As mentioned earlier, Hed PE released a cover of the Ramones classic I Wanna Be Sedated a week ago to the day and we are given one of the first live performances. They do a great job, although the crowd are hungry for more Hed tracks. Jared grins and asks if we want one more, of course we do! The opening riff of Renegade fills the room for our final dance together. Renegade is the perfect combination of sing along chorus to heavy verses to mosh to. Our final moment arrives as the guitar chugs along, beckoning the pit to open wide as Jared builds the anticipation with the words, ‘Push me, so I’ll push you right back’.
With one final bow, the show concludes the crowd thirsty for more but thankful for a breath of air. The Crowbar band room resembles a sauna by the end of the show. Trauma stays behind to shake hands and throw out drum sticks, with his trademark smile in tow.
Hed PE played a near perfect set list tonight, full of crowd favourites, you’d be hard pressed to find a single punter disappointed in that set. My only grievance was that the show ended at all! I had a smile on my face from start to finish, forever in awe of this fantastic band. Jared did let the crowd in on a secret that they would return in 2024, make sure you are there!
This was one tour that I had been anticipating for quite a while, more so than many others that have travelled through Adelaide over the last few years. As a big fan of glam rock/hair metal of the 80s and early 90s, I was surprised to see this line-up coming to town. While many bands from the US rock scene of the era went on to have huge success internationally (Guns N Roses, Poison, Bon Jovi …just to name a few), there were so many other artists who released fantastic material at the time that didn’t fare so well longer term, or commercially in Australia. This is why I would certainly call the inaugural Glamfest a niche-genre show. Four of the bands included on the line-up (Tuff, Pretty Boy Floyd, Enuff Z’Nuff, and Faster Pussycat all had debut albums that I bought back in the day and absolutely loved! Hence my excitement!
The Adelaide gig was held on a very warm 37 degree day so by the time the doors opened after 4:30pm, the line-up of punters in leather pants, bandannas and cowboy boots were very hot, sweaty, and eager to get inside to enjoy the air-conditioned darkness of the Bridgeway Hotel’s main room.
As soon as the crowd began to file in, the first band, Sydney’s Crosson opened the show. With their catchy hard rock tunes and theatrical show which included two dancing girls and front-man Jason Crosson’s LED light up guitar, they were a suitable opening act for such a gig and they did a good job of capturing the crowd’s attention as they filed in.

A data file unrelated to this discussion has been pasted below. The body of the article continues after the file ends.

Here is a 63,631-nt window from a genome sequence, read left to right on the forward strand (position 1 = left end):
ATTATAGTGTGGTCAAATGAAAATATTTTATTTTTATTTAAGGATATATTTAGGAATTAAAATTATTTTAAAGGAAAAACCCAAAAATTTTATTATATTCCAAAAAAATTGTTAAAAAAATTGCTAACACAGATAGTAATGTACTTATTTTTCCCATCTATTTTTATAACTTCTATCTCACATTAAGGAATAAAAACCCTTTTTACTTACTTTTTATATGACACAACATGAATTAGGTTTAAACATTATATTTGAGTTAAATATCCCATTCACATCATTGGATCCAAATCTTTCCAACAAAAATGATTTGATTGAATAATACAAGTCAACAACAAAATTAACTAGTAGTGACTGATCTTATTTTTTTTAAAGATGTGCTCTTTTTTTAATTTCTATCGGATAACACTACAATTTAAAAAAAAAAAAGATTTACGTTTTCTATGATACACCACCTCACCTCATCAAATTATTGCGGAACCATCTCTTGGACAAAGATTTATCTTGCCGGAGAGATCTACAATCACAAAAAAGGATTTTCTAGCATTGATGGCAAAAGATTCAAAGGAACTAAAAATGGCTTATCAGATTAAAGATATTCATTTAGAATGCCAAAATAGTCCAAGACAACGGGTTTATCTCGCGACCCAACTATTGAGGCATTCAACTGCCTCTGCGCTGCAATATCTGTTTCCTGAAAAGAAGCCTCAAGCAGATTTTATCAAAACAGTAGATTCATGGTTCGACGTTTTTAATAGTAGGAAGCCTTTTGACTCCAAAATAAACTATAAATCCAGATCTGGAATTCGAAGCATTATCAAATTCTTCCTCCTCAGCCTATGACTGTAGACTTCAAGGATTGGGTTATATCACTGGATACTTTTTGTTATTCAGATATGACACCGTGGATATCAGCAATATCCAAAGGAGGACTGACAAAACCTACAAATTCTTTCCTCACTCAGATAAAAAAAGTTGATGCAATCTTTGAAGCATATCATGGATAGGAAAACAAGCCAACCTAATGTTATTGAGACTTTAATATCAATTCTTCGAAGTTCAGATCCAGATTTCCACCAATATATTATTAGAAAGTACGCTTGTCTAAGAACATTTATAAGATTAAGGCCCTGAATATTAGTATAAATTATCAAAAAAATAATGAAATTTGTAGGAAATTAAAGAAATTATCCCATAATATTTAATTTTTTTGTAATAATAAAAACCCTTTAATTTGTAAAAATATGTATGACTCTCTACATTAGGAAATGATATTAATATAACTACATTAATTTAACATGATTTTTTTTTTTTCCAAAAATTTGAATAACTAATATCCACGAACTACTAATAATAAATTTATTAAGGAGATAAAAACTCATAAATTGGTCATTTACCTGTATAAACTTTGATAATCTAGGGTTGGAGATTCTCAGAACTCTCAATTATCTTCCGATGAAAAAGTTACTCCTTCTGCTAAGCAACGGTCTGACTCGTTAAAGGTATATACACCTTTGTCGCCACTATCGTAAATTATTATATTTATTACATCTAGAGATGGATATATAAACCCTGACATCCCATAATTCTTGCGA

The second Aussie band to feature at Glamfest were next up. Melbourne’s Sister’s Doll have played the Bridgeway a couple of times in the past and are a popular band already with the glam rock crowds around the country. They instantly worked the stage well as they always do, getting more of a crowd up to the front of the stage as they worked their way through songs from their first two albums as well as some from their forthcoming third. It’s always a blast seeing the three Mileto brothers proudly flying the glam rock flag and living the dream on stage.
After this, came the first international band of the night, Tuff. When their debut album What Comes Around Goes Around was released way back in 1991, I gave it a glowing review in Adelaide’s biggest street-press newspaper at the time and have continued to keep the band in my hair-metal playlists ever since. As I had yet to see Tuff perform live, their inclusion in the tour was one that I was very pleased about and they did not disappoint! Front-man Stevie Rachelle proved to still be a very entertaining performer whose onstage banter between songs was awesomely comical. Their set contained quite a few songs from their aforementioned debut album, including their power ballad I Hate Kissing you Goodbye, their tribute to rock n’ roll history The All-New Generation, and one of my favourites of the set Good Guys Wear Black. Tuff went down very well with the crowd and they ended their set with the perfect song for the occasion, their 2008 track American Hair Band which pays tribute to the scene we were celebrating at this gig.
The second LA band to make it to the stage were Pretty Boy Floyd. Despite their debut album Leather Boys with Electric Toys being released closer to the days of the grunge era, towards the end of the Hollywood glam hey-day, they had an over-the-top glam look complete with huge hair and lipstick, and thankfully, they have never strayed too far from their original influences and image. PBF were due to appear in Australia a couple of years ago to celebrate the 30th anniversary of this album but due to covid, this was one of many gigs to never happen. For tonight’s Glam Fest set however, we finally got to hear this tribute to that debut album as most of the songs from the set came from it. Pretty Boy Floyd seemed to get even more of the crowd down to the front of the stage as they opened with the crowd pleasing song Electric Boys with Electric Toys before getting through other classics including Rock and Roll (Is Gonna Set the Night on Fire), 48 Hours, their big power ballad I Wanna be with You and their cover of Motley Crue’s Toast of the Town. Steve Summers proved that he was still a very entertaining and energetic front-man despite having to deal with technical stage issues throughout the set as his microphone fell out of it’s cable on multiple occasions. When their set ended with one of their later songs Saturday Nite, Steve let the crowd know that he would be heading out right away to meet everyone when he left the stage. True to his word, Steve was very gracious, spending quite a bit of time by the merch stand, signing autographs and having his photo taken with fans.